Study your flashcards anywhere!

Download the official Cram app for free >

  • Shuffle
    Toggle On
    Toggle Off
  • Alphabetize
    Toggle On
    Toggle Off
  • Front First
    Toggle On
    Toggle Off
  • Both Sides
    Toggle On
    Toggle Off
  • Read
    Toggle On
    Toggle Off
Reading...
Front

How to study your flashcards.

Right/Left arrow keys: Navigate between flashcards.right arrow keyleft arrow key

Up/Down arrow keys: Flip the card between the front and back.down keyup key

H key: Show hint (3rd side).h key

A key: Read text to speech.a key

image

Play button

image

Play button

image

Progress

1/91

Click to flip

91 Cards in this Set

  • Front
  • Back
introduced in 1938 by Cerletti and Bini.
most effective with severely psychotic patients. However, recent drug therapy has minimized its administration.
Electroconvulsive Therapy (ECT)
cutting nerve fibers between the frontal lobes and hypothalamus, causing a relaxed state in the patient. After the surgery, patients become calm, manageable, less anxious, but lost intellectual and cognitive functioning.
1930s Moniz
prefrontal lobotomy
barbiturates were replaced by anti-anxiety drugs such as meprobamates and benzodiazepines(librium and valium)
minor tranquilizers
anti-anxiety drugs do not treat symptoms such as hallucinations or delusions. anti-psychotic drugs such as chloropromozine were developed to help these symptoms, especially schizophrenia.
ex. haldol
major tranquilizers
Monoamine Oxidase(MAO) inhibiters and tricyclics have been effective
MAO- prevent breakdown of nor-epiphrine and serotonin in the synapses.
tricyclics (imipramine) have fewer side effects
ex. prozac
anti-depressants
Lithium (in the form of lithium carbonate) is effective in treating bipolar disorders and produces opposite effects as anti-depressants. It limits the availability of serotonin and nor-epinephrine in the synapses.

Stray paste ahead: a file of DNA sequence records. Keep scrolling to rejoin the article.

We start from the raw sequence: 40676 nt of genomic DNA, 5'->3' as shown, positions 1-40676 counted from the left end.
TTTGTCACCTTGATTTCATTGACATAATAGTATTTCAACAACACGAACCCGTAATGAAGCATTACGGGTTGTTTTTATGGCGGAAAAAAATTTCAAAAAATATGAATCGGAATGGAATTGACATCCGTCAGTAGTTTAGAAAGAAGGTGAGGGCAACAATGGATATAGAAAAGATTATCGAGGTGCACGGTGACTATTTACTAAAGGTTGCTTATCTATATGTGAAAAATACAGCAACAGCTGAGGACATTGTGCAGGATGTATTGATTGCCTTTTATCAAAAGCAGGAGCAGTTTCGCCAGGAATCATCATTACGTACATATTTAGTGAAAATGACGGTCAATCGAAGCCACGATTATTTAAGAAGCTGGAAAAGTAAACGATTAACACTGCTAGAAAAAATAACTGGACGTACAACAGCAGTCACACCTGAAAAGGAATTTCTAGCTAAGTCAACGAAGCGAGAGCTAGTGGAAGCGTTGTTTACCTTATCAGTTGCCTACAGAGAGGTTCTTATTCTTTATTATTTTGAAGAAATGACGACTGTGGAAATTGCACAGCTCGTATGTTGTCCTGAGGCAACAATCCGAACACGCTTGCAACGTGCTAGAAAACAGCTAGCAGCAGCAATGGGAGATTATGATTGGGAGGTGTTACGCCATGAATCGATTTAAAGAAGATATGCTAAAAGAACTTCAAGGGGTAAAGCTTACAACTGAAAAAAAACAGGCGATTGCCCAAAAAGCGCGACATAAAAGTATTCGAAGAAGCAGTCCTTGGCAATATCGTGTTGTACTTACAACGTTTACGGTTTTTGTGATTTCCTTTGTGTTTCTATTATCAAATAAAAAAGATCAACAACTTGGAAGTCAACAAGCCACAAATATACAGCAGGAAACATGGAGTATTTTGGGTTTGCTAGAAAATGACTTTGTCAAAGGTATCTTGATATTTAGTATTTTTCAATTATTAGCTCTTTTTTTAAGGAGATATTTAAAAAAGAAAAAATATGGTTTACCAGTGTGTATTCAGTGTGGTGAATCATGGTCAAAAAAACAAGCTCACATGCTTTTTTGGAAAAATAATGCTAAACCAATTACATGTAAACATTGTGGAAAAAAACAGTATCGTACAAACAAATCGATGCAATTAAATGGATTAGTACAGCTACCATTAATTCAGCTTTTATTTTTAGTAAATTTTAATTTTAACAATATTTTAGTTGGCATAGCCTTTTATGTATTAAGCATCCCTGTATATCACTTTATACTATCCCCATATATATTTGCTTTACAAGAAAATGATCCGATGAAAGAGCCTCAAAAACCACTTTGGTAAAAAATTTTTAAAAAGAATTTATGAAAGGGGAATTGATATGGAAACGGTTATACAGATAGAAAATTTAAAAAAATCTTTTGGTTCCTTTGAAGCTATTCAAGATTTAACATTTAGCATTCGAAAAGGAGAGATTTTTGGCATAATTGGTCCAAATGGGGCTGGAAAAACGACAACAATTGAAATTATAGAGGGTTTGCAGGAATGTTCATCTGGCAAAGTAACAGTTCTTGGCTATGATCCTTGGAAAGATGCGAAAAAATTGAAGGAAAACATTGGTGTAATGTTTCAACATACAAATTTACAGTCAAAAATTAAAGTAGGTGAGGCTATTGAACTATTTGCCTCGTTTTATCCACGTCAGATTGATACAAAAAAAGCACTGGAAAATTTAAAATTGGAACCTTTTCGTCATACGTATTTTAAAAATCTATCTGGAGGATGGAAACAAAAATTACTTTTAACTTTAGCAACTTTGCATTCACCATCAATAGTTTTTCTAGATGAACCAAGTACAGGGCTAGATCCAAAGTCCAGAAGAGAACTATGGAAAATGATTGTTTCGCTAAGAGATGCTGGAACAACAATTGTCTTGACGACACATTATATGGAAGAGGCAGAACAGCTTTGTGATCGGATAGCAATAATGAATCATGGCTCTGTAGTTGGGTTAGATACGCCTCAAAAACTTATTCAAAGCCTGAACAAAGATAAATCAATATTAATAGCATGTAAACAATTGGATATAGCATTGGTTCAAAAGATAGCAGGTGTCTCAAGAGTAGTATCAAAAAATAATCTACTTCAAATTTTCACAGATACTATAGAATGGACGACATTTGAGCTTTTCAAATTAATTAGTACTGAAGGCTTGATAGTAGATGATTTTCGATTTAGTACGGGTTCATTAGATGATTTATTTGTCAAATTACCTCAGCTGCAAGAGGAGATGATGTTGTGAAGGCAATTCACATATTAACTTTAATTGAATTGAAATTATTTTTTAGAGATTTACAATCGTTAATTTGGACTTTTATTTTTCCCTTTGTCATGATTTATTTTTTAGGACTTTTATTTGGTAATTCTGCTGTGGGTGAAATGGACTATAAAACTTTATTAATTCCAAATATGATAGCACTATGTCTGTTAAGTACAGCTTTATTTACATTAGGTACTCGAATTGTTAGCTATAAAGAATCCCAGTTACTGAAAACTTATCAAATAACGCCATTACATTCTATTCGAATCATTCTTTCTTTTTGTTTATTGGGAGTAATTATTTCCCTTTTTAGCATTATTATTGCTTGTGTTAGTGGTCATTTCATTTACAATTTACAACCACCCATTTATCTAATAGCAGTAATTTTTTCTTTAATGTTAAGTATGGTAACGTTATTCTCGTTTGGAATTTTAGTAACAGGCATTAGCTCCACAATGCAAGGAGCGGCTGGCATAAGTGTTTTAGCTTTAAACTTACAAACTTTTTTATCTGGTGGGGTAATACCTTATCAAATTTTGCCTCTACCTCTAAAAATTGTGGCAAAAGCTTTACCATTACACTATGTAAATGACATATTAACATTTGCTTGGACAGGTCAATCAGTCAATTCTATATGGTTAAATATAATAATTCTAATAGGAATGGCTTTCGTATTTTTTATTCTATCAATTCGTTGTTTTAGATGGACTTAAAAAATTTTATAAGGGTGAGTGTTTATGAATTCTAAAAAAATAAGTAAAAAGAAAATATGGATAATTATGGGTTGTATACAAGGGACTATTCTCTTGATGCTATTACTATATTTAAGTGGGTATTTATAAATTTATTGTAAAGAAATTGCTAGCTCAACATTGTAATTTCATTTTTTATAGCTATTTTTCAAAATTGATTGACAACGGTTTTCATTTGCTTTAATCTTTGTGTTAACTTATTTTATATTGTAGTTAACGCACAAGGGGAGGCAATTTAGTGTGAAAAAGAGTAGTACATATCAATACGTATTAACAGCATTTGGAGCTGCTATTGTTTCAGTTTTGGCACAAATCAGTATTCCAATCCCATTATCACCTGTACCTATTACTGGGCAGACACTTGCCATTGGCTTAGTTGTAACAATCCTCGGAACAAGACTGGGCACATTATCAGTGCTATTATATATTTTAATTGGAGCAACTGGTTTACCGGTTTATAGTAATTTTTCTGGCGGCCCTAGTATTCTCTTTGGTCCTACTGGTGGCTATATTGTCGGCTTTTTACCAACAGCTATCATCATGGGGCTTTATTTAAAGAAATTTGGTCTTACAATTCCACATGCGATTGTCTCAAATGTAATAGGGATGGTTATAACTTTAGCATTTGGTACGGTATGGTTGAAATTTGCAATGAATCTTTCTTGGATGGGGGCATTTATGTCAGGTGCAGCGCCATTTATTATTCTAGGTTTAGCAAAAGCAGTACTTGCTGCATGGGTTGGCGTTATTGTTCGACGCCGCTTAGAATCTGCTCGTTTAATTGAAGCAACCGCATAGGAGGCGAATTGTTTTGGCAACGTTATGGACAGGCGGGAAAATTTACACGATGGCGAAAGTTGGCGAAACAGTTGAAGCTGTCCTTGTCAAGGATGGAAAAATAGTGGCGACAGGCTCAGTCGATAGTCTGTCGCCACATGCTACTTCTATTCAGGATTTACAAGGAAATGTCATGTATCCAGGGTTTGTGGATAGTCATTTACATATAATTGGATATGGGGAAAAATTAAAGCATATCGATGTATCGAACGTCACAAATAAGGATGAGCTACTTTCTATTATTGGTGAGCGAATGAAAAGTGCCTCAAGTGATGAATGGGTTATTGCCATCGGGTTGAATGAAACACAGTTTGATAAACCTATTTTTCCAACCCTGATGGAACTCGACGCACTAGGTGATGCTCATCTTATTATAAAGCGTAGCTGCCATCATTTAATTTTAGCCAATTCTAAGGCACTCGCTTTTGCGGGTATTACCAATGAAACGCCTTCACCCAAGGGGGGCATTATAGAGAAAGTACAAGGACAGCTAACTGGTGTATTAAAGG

anti-manic drugs
the study of the effects of the drugs on behavior and the brain
The use of drugs has greatly changed therapy. Long hospitilization is no longer needed. However, drugs do not cure mental disorders.
Their continued and timely use control the symptoms of the illness.
psychopharmocology
as the systematic application of the techniques and psychological principles by a trained person for the helping of troubled people
a. a chance to unlearn, relearn, develop or change certain behaviors
b. helps generate new emotionally important experiences.
c. a thereapeutic relationship between the client (patient) and the therapist.
Psychotherapy
1)The insight-oriented approaches and 2)the action oriented approaches
2 categories of psychotherapy
the founder of psychoanalysis.
According to this theory, instinctual drives seek gratification. Repressing unacceptable thoughts and impulses cause complexes and symptoms.
The aim of psychoanalysis is to make conscious what is unconcious by uncovering repressed materials.
Freud
Explanations of free associations, contents of dreams and other statements made by the patient, which result in gaining insight by the patient.
Interpretation
psychoanalysis
The patient views the therapist as the target of love or hate, re enacting earlier life conflicts. may be positive or negative.
refers to the therapists feelings towards the patient.
Transference & Counter-transference
psychoanalysis
The therapist analyzes the reasons for the patients resistance during the therapy sessions.
Analysis of Resistance
psychoanalysis
dreams are considered "the royal roads to the unconscious". Each dream has two
parts, the manifest and the latent. The latent contents of the dreams are subject of investigations.
Free Association & Dream Analysis
stress the ego autonomy. Among such persons are Anna Freud, Eric Erikson, and Hartmann.
Modern psychoanalysts
The emphasis is on self-actualization, self concept, free will, responsibility and the qualites of humanness.
humanistic and existential therapies
Carl Rogers is the founder of this technique. He believed that in certain therapeutic conditions individuals could move towards self-actualization. To create such a condition, the therapist must accept the client as a person, show empathy and unconditional positive regards.
Person Centered Therapy
humanistic
a person's experience and involvement in the world as a being is the focus of attention. People loose sense of meaning of life.
This is called existential crisis. Responsibility, choice and freedom are stressed.
Existential Analysis
humanistic
Fritz Perls is the founder of the technique. It emphasizes a person's totality of experience which should not be fragmented. The stress is on the here and now and on non-verbal communication.
Gestalt Therapy
humanistic
tokens are exchanged for privileges. This method is used in a variety of settings with a variety of cases.
Punishment is sometimes used to treat autistic or schizophrenic children which involves taking away something reinforcing. Lovaa’s work with autistic children follows the above method.
token economy
operant conditioning
acquisition of new behavior by watching others is possible.
modeling
observational learning techniques